Now, while any monitor can have these specs on paper and then go on to deliver them in a very crappy way in practice, the M280A1 doesn’t actually do this, and this is what’s nice about it: The monitor works well and offers up some very good picture performance even if it’s not remarkable by quality 4K display standards. Thus, the 4K resolution renders wonderfully and with the kind of sharpness and crisp detail you’d expect of a quality 4K display and the onscreen brightness and color vibrancy looks good, not dull or muted or badly off in its gamma but actually quite good.
Furthermore, the M280A1’s connectivity specs are not bad at all and again, better than those we’ve seen in a number of other better known monitor brand’s models. In the M280A1’s case, you’ll get your hands on 2 HDMI ports, 2 DisplayPort slots and a DVI port in case you might need it at some point. This is more than can be said of many monitors we’ve reviewed which don’t offer more than one HDMI port or a single DisplayPort connection.
Finally, while it isn’t as adjustable as we’d like, the M280A1 from Upstar simply looks good sitting on a desk. The monitor’s physical design is elegant and somewhat reminiscent of the designs we’ve seen in some more stylish LG displays like the 34 inch UM95 34UM95 . Edge bezeling is as minimal as possible and this serves to make the 28 inch screen on the M280A1 look as roomy as it can for its size.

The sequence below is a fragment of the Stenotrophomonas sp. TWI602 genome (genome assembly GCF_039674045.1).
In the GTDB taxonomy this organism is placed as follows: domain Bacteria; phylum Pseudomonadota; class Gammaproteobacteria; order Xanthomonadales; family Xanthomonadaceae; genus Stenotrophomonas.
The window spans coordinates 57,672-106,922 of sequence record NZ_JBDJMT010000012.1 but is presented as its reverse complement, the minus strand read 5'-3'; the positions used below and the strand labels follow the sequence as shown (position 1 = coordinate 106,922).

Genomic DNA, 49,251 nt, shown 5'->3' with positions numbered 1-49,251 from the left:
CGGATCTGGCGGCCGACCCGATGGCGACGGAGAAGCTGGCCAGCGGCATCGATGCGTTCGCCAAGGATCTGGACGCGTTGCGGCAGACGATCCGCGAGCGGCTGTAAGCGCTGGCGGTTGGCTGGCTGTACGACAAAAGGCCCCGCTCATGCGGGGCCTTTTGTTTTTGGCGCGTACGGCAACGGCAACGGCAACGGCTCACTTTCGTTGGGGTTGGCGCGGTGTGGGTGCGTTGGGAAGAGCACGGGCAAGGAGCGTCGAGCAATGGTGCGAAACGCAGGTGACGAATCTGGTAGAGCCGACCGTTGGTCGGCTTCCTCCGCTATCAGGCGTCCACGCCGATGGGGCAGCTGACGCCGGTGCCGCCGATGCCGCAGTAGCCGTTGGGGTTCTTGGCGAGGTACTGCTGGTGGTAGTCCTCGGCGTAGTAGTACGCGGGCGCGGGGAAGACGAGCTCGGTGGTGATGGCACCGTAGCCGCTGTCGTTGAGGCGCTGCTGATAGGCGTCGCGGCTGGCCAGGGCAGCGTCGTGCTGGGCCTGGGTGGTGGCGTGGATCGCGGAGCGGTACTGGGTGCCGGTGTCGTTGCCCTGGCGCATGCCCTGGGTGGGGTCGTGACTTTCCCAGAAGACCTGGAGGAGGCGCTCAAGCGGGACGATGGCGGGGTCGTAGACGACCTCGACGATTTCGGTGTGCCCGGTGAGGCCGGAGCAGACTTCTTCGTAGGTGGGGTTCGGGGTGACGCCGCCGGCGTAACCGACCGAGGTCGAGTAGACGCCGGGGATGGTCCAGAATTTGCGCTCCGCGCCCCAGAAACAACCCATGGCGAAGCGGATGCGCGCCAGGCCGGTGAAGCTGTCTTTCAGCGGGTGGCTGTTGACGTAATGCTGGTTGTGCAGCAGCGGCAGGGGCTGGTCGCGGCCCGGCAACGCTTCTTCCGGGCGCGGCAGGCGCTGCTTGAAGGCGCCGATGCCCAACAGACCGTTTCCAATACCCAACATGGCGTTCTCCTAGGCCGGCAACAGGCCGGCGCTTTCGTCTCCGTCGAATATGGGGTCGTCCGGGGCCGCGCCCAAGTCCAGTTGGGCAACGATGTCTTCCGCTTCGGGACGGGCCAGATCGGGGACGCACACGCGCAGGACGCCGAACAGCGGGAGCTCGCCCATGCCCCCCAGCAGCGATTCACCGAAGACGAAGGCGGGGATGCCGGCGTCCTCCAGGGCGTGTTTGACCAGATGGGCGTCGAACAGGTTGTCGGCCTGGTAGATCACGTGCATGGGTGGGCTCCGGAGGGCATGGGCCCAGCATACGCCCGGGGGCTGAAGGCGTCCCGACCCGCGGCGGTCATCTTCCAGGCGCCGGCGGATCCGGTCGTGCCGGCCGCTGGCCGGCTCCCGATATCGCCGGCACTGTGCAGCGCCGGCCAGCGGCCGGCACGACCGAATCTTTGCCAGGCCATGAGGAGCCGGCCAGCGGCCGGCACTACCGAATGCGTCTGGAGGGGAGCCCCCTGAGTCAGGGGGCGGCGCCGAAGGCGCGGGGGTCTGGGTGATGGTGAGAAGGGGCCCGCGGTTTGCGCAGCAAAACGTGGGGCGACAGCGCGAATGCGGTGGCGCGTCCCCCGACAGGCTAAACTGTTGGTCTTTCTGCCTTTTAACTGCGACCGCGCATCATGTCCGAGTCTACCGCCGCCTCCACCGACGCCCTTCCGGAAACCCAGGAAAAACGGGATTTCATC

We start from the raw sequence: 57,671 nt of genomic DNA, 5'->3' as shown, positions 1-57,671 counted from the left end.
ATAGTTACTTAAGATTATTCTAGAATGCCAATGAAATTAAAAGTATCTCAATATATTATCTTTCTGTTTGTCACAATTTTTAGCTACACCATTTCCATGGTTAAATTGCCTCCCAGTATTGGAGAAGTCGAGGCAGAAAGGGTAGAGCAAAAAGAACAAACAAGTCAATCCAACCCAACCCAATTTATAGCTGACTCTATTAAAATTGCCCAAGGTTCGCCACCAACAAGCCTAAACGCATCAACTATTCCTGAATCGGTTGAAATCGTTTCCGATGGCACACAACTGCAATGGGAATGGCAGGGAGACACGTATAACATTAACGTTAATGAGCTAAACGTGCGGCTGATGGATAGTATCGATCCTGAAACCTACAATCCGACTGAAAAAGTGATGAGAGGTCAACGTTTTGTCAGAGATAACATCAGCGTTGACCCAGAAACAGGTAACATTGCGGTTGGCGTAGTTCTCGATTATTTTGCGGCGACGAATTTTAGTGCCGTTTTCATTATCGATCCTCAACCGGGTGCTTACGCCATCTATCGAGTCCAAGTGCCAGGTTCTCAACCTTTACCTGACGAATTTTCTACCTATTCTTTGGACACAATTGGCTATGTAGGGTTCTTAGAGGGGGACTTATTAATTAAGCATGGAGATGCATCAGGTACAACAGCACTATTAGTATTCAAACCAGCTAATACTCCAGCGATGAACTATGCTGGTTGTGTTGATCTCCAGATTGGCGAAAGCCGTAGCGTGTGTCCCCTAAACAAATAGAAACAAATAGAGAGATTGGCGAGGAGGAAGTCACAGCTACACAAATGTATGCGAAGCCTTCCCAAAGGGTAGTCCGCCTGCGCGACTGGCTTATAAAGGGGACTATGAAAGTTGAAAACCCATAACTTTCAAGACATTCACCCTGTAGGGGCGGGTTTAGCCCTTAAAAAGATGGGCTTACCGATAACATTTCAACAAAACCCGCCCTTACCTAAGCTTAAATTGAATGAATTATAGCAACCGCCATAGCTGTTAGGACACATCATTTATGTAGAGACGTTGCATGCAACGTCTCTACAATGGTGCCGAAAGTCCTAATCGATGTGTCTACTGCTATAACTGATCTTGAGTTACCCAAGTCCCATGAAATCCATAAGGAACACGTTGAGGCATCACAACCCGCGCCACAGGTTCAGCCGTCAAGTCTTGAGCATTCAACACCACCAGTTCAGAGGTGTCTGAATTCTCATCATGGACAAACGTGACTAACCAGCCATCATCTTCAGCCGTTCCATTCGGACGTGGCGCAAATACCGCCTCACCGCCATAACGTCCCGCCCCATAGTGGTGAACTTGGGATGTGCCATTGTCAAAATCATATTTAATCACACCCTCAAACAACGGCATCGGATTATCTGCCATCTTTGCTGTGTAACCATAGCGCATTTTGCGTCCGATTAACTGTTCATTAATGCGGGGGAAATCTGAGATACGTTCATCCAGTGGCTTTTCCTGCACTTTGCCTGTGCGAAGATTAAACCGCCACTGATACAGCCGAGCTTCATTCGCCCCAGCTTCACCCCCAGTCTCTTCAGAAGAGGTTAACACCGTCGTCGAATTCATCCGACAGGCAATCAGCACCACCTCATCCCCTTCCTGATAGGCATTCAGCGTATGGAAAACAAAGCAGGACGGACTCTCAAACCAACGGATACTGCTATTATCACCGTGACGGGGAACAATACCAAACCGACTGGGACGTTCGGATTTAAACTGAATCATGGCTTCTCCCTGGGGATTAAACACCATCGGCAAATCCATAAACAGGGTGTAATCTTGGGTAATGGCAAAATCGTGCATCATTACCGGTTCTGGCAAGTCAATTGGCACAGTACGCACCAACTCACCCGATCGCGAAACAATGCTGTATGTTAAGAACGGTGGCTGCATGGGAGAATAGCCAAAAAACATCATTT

3.7 - 34 Reviews
On the other hand, given the low price of the M280A1 and its manufacturer’s relatively unknown status, we can also expect a few flaws and unlovable characteristics and in this the M280A1 also doesn’t disappoint unfortunately.
For starters, you can forget about certain useful extras like Free-Sync or G-Sync technologies for 4K gaming , or for blue-light and flicker control features which will make the overall viewing experience while using the M280A1 more comfortable for the eyes. Furthermore, the total color coverage of Upstar’s 4K display tops off at only 16.7 million colors, or 8-bit in other words, so we certainly don’t recommend the M280A1 as a budget substitute for any professional design display with 1.07 billion colors, at least not if you’re serious about sticking to color accuracy during your work. We also didn’t like the sheer gloss on the M280A1’s screen. Blacks turn into mirrorlike surfaces and other darker colors also make detail hard to focus on, especially in any sort of brightly lit room.